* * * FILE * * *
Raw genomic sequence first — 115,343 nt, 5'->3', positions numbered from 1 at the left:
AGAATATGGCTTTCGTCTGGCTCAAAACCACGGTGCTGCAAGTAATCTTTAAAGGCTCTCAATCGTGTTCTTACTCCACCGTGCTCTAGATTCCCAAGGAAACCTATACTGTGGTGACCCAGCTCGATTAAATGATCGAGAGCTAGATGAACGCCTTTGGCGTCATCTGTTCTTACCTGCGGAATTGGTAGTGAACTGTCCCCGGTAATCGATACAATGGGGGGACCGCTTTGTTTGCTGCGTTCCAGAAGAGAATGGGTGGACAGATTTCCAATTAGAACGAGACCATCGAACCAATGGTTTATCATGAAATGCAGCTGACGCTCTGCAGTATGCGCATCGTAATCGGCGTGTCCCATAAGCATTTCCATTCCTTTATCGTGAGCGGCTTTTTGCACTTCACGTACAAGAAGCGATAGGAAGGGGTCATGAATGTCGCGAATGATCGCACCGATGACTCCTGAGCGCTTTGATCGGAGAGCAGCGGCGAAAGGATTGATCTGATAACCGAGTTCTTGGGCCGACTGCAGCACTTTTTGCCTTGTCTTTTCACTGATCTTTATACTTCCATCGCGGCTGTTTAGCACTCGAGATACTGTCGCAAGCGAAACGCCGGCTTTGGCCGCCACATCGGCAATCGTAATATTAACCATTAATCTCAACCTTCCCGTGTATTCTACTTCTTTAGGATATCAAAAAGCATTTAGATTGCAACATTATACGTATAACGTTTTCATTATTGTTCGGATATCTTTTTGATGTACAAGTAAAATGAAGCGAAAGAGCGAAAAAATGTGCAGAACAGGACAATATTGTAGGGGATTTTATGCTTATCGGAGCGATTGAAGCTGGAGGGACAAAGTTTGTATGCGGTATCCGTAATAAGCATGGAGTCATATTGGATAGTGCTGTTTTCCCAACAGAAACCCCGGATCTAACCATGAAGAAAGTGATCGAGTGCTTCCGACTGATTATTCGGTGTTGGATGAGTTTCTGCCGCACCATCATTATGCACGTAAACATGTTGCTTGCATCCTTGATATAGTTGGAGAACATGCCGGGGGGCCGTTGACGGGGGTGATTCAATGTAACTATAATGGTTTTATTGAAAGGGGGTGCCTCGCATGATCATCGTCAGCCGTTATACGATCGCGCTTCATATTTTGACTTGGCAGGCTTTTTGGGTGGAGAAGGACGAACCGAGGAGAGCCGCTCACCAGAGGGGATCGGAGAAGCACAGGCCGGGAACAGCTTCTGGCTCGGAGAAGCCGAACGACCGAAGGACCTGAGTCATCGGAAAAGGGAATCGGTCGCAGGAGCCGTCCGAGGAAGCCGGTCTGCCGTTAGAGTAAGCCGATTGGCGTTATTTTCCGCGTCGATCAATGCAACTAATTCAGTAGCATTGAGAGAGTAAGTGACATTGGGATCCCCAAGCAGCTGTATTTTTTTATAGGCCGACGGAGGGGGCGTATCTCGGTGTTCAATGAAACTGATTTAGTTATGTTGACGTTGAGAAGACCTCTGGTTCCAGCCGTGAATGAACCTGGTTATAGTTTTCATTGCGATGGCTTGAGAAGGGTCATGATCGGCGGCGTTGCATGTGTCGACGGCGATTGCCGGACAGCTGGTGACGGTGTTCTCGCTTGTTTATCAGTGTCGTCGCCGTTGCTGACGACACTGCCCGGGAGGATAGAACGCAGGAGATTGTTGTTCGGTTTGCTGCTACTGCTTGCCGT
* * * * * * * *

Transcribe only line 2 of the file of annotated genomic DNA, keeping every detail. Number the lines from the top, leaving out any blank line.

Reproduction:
AGAATATGGCTTTCGTCTGGCTCAAAACCACGGTGCTGCAAGTAATCTTTAAAGGCTCTCAATCGTGTTCTTACTCCACCGTGCTCTAGATTCCCAAGGAAACCTATACTGTGGTGACCCAGCTCGATTAAATGATCGAGAGCTAGATGAACGCCTTTGGCGTCATCTGTTCTTACCTGCGGAATTGGTAGTGAACTGTCCCCGGTAATCGATACAATGGGGGGACCGCTTTGTTTGCTGCGTTCCAGAAGAGAATGGGTGGACAGATTTCCAATTAGAACGAGACCATCGAACCAATGGTTTATCATGAAATGCAGCTGACGCTCTGCAGTATGCGCATCGTAATCGGCGTGTCCCATAAGCATTTCCATTCCTTTATCGTGAGCGGCTTTTTGCACTTCACGTACAAGAAGCGATAGGAAGGGGTCATGAATGTCGCGAATGATCGCACCGATGACTCCTGAGCGCTTTGATCGGAGAGCAGCGGCGAAAGGATTGATCTGATAACCGAGTTCTTGGGCCGACTGCAGCACTTTTTGCCTTGTCTTTTCACTGATCTTTATACTTCCATCGCGGCTGTTTAGCACTCGAGATACTGTCGCAAGCGAAACGCCGGCTTTGGCCGCCACATCGGCAATCGTAATATTAACCATTAATCTCAACCTTCCCGTGTATTCTACTTCTTTAGGATATCAAAAAGCATTTAGATTGCAACATTATACGTATAACGTTTTCATTATTGTTCGGATATCTTTTTGATGTACAAGTAAAATGAAGCGAAAGAGCGAAAAAATGTGCAGAACAGGACAATATTGTAGGGGATTTTATGCTTATCGGAGCGATTGAAGCTGGAGGGACAAAGTTTGTATGCGGTATCCGTAATAAGCATGGAGTCATATTGGATAGTGCTGTTTTCCCAACAGAAACCCCGGATCTAACCATGAAGAAAGTGATCGAGTGCTTCCGACTGATTATTCGGTGTTGGATGAGTTTCTGCCGCACCATCATTATGCACGTAAACATGTTGCTTGCATCCTTGATATAGTTGGAGAACATGCCGGGGGGCCGTTGACGGGGGTGATTCAATGTAACTATAATGGTTTTATTGAAAGGGGGTGCCTCGCATGATCATCGTCAGCCGTTATACGATCGCGCTTCATATTTTGACTTGGCAGGCTTTTTGGGTGGAGAAGGACGAACCGAGGAGAGCCGCTCACCAGAGGGGATCGGAGAAGCACAGGCCGGGAACAGCTTCTGGCTCGGAGAAGCCGAACGACCGAAGGACCTGAGTCATCGGAAAAGGGAATCGGTCGCAGGAGCCGTCCGAGGAAGCCGGTCTGCCGTTAGAGTAAGCCGATTGGCGTTATTTTCCGCGTCGATCAATGCAACTAATTCAGTAGCATTGAGAGAGTAAGTGACATTGGGATCCCCAAGCAGCTGTATTTTTTTATAGGCCGACGGAGGGGGCGTATCTCGGTGTTCAATGAAACTGATTTAGTTATGTTGACGTTGAGAAGACCTCTGGTTCCAGCCGTGAATGAACCTGGTTATAGTTTTCATTGCGATGGCTTGAGAAGGGTCATGATCGGCGGCGTTGCATGTGTCGACGGCGATTGCCGGACAGCTGGTGACGGTGTTCTCGCTTGTTTATCAGTGTCGTCGCCGTTGCTGACGACACTGCCCGGGAGGATAGAACGCAGGAGATTGTTGTTCGGTTTGCTGCTACTGCTTGCCGT